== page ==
The Silent Killer of Marijuana Stocks

Sean Williams, The Motley Fool

For years now, few if any industries have been growing more quickly or consistently than legal marijuana. ArcView, one of the leading cannabis research firms, suggests that North American legal weed sales could soar by 26% annually through 2021. That would put North American sales at nearly $22 billion by 2021.

We're also witnessing a major shift in the way consumers view cannabis. Back in 1995, the year before medicinal marijuana became legal in California for compassionate-use patients, only a quarter of respondents in Gallup's poll wanted to see the drug legalized nationally. As of October 2017, this support for legalization had hit an all-time high of 64%. This growing favorability, and strong projected sales growth, is a big reason marijuana stocks have doubled or tripled in value over the trailing year.

A cannabis plant growing in an outdoor commercial farm.

Image source: Getty Images.

Pot stocks aren't without risks

Of course, marijuana stocks aren't without risks. For example, political risks remain a crystal-clear concern for the industry. Within the U.S., Attorney General Jeff Sessions is practically waging war on the pot industry. On Jan. 4, Sessions announced that he'd be rescinding the Cole memo, which was a loose set of rules that legalized states followed in order to keep the federal government off their backs. Removing this memo, which Sessions believed overstepped its bounds, gives state-level prosecutors the discretion to bring cannabis charges against people or businesses, even in legal states.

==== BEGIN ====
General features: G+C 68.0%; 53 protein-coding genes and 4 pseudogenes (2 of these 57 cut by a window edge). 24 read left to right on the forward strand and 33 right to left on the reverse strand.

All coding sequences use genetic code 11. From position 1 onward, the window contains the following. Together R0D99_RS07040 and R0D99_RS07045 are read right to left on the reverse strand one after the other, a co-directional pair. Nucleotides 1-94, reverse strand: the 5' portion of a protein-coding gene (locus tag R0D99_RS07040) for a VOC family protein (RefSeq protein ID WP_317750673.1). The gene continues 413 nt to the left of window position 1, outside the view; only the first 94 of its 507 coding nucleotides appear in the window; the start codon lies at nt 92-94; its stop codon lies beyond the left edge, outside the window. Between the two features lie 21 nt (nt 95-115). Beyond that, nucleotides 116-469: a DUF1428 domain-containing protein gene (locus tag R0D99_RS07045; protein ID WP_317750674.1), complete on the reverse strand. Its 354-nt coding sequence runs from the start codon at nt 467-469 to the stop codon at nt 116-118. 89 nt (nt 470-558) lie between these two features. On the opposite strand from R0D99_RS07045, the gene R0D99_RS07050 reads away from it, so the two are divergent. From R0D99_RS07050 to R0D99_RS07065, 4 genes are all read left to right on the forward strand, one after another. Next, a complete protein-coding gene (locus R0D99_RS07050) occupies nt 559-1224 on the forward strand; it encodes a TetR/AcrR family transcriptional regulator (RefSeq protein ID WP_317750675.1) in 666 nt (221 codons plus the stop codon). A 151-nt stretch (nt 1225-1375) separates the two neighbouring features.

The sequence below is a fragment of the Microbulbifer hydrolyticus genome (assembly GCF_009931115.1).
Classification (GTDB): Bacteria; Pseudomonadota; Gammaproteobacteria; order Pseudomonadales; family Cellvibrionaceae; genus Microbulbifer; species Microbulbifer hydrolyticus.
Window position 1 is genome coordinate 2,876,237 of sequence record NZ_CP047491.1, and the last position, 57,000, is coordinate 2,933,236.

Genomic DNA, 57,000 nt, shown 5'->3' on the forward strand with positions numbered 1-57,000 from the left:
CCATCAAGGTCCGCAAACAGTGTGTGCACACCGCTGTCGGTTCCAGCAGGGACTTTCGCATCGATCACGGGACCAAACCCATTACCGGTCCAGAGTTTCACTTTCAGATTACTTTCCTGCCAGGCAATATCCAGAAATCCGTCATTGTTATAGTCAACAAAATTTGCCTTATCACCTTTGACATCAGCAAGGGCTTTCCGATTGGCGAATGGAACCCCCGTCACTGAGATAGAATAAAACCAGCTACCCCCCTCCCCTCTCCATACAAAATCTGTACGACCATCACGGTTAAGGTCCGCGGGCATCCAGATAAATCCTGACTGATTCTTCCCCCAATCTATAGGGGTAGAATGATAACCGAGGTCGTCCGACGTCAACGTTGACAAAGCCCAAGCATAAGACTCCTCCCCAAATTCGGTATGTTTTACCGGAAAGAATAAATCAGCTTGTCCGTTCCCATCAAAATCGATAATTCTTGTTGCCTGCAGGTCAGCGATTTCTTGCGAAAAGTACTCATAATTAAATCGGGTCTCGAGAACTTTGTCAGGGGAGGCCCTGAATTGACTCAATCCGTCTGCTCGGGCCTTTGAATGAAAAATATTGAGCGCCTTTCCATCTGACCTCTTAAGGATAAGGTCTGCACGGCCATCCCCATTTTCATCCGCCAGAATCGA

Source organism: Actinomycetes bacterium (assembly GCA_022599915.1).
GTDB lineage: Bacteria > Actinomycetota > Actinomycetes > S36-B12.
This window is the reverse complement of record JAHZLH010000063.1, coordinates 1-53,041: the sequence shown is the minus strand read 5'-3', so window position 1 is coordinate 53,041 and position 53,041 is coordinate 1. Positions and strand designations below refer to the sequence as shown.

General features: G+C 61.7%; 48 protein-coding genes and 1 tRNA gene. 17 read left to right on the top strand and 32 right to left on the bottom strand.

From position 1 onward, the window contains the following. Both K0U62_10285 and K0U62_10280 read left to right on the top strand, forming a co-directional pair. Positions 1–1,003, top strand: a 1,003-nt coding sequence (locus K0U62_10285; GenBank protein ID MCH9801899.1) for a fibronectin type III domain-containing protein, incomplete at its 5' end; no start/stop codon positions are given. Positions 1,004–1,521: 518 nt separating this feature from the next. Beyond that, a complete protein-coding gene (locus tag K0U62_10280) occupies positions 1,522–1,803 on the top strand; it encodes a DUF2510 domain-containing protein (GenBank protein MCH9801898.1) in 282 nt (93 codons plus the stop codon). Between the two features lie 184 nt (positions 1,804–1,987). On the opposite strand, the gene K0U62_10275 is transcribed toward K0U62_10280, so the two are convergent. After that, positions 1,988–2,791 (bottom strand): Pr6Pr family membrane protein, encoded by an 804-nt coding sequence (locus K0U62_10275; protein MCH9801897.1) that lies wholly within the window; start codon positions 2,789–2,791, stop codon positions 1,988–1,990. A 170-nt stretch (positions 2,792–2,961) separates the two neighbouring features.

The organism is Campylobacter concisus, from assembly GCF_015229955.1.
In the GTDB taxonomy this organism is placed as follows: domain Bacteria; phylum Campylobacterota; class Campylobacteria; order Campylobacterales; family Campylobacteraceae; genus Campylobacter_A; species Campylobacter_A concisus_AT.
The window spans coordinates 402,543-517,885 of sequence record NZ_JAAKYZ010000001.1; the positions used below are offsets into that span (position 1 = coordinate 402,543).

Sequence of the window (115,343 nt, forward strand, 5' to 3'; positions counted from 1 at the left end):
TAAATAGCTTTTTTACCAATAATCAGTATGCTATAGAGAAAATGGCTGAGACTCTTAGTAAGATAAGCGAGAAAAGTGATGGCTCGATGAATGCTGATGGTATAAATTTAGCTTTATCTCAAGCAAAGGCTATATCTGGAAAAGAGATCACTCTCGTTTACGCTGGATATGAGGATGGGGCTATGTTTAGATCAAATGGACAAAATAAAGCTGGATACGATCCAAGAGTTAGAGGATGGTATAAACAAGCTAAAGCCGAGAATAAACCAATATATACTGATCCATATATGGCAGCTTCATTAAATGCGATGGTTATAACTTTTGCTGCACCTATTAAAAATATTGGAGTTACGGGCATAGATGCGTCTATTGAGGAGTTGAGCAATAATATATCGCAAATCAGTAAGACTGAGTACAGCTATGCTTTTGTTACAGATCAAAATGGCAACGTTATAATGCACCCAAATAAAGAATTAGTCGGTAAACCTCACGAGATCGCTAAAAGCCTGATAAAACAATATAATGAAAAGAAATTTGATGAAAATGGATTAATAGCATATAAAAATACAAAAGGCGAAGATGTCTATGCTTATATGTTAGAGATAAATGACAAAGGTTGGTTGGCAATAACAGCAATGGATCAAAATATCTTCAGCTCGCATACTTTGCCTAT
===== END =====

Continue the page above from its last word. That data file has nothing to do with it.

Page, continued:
Marijuana stocks in the U.S. also face clear financial concerns. Since cannabis is a Schedule I substance -- meaning it's wholly illegal, is prone to abuse, and has no recognized medical benefits -- pot businesses are unable to take normal corporate income-tax deductions because of U.S. tax code 280E. That leaves profitable marijuana companies to pay an effective tax rate of 70% to 90%, thus cutting back on their ability to reinvest, expand, and hire.

Competition is a concern, too. For instance, Canadian marijuana growers are readying for the expected legalization of recreational cannabis by as soon as this coming July. Aphria (NASDAQOTH: APHQF) is aiming to complete its more than $100 million, four-phase flagship expansion project by January 2019. Spanning 1 million square feet, it'll be capable of 100,000 kilograms of dried cannabis production a year.

Likewise, Aurora Cannabis (NASDAQOTH: ACBFF) is slated to finish its flagship Aurora Sky project by mid-2018, with 800,000 square feet of production yielding in excess of 100,000 kilograms of dried cannabis. In fact, there are four Canadian growers expected to deliver more than 100,000 kilograms of dried cannabis in 2019, with perhaps three surpassing 200,000 kilograms. This could create supply issues that drag down margins, even with an influx of demand.

A worried investor looking at a plunging chart on his computer screen.

Image source: Getty Images.

The silent killer of cannabis stocks